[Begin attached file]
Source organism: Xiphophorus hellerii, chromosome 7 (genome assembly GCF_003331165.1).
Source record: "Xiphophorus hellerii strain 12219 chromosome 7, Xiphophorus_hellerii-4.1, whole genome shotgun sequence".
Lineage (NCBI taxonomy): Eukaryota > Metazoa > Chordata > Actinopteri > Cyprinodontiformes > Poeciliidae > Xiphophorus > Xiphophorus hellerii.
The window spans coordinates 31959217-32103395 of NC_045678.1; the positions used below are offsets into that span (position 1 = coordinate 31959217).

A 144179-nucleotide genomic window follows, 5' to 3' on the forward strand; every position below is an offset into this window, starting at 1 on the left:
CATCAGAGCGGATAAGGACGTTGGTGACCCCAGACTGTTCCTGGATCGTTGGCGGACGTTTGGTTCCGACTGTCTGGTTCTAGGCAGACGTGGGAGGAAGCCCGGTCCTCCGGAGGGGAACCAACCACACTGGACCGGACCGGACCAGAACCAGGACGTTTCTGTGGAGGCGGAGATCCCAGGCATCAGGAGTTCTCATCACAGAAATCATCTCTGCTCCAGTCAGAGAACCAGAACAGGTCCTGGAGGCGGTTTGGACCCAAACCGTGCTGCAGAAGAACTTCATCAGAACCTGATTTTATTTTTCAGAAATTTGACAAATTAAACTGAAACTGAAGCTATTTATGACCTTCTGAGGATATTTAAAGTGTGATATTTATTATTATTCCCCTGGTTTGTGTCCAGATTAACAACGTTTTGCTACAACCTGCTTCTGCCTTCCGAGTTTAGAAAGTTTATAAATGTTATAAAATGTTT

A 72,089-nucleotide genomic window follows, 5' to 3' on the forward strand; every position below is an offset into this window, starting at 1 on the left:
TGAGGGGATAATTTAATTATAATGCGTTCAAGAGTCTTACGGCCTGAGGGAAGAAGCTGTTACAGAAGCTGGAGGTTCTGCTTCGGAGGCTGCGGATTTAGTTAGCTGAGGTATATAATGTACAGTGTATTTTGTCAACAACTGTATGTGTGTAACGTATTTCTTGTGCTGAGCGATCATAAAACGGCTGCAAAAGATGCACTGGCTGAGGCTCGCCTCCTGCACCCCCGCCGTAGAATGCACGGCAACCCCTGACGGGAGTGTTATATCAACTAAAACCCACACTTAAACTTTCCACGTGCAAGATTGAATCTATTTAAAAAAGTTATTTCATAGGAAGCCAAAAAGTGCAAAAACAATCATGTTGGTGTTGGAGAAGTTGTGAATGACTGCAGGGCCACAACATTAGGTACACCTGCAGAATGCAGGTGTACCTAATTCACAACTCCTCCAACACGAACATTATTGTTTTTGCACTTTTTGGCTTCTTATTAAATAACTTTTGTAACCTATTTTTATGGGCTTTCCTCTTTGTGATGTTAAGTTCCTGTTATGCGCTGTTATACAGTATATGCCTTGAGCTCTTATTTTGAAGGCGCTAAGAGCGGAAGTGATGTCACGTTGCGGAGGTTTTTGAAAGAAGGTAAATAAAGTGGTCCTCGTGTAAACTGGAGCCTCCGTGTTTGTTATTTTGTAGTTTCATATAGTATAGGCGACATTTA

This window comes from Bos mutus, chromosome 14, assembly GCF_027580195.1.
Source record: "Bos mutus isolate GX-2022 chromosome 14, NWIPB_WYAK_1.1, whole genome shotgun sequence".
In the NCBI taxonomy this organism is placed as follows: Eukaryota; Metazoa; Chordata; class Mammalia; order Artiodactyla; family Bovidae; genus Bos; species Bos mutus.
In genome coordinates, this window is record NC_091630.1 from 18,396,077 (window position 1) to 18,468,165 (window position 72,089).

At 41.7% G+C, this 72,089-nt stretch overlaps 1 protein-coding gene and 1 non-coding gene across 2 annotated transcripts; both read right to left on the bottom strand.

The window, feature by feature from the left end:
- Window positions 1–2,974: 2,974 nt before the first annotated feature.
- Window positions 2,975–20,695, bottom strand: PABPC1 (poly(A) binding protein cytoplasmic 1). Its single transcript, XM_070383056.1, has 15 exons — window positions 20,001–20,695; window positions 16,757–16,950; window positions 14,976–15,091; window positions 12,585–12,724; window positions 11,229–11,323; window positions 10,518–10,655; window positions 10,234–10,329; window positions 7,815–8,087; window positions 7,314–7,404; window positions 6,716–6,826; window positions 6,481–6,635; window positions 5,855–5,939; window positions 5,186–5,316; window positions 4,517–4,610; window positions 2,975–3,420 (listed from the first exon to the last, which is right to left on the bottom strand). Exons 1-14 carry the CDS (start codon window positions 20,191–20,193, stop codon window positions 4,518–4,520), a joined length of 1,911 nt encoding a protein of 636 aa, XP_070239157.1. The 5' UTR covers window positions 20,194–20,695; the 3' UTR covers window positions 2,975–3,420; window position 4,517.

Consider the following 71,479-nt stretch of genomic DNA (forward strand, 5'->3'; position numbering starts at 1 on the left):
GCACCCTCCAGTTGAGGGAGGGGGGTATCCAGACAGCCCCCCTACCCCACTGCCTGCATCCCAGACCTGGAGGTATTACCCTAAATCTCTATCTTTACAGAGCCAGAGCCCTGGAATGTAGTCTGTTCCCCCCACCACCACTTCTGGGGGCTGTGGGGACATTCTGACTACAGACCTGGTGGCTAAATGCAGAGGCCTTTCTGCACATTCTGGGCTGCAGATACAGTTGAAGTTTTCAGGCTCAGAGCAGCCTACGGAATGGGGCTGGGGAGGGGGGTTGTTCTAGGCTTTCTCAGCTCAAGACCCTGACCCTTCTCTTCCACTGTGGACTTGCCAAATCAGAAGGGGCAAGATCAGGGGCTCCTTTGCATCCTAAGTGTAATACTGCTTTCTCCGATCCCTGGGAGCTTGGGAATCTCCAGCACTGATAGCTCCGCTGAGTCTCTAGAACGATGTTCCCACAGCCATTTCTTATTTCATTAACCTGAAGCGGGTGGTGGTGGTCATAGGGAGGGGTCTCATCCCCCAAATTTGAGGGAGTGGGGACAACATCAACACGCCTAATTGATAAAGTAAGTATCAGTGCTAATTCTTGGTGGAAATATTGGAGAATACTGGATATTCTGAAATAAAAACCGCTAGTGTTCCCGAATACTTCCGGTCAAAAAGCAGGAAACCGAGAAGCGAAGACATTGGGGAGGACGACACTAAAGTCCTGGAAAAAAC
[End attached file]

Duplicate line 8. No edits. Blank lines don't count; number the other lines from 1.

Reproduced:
TGAGGGGATAATTTAATTATAATGCGTTCAAGAGTCTTACGGCCTGAGGGAAGAAGCTGTTACAGAAGCTGGAGGTTCTGCTTCGGAGGCTGCGGATTTAGTTAGCTGAGGTATATAATGTACAGTGTATTTTGTCAACAACTGTATGTGTGTAACGTATTTCTTGTGCTGAGCGATCATAAAACGGCTGCAAAAGATGCACTGGCTGAGGCTCGCCTCCTGCACCCCCGCCGTAGAATGCACGGCAACCCCTGACGGGAGTGTTATATCAACTAAAACCCACACTTAAACTTTCCACGTGCAAGATTGAATCTATTTAAAAAAGTTATTTCATAGGAAGCCAAAAAGTGCAAAAACAATCATGTTGGTGTTGGAGAAGTTGTGAATGACTGCAGGGCCACAACATTAGGTACACCTGCAGAATGCAGGTGTACCTAATTCACAACTCCTCCAACACGAACATTATTGTTTTTGCACTTTTTGGCTTCTTATTAAATAACTTTTGTAACCTATTTTTATGGGCTTTCCTCTTTGTGATGTTAAGTTCCTGTTATGCGCTGTTATACAGTATATGCCTTGAGCTCTTATTTTGAAGGCGCTAAGAGCGGAAGTGATGTCACGTTGCGGAGGTTTTTGAAAGAAGGTAAATAAAGTGGTCCTCGTGTAAACTGGAGCCTCCGTGTTTGTTATTTTGTAGTTTCATATAGTATAGGCGACATTTA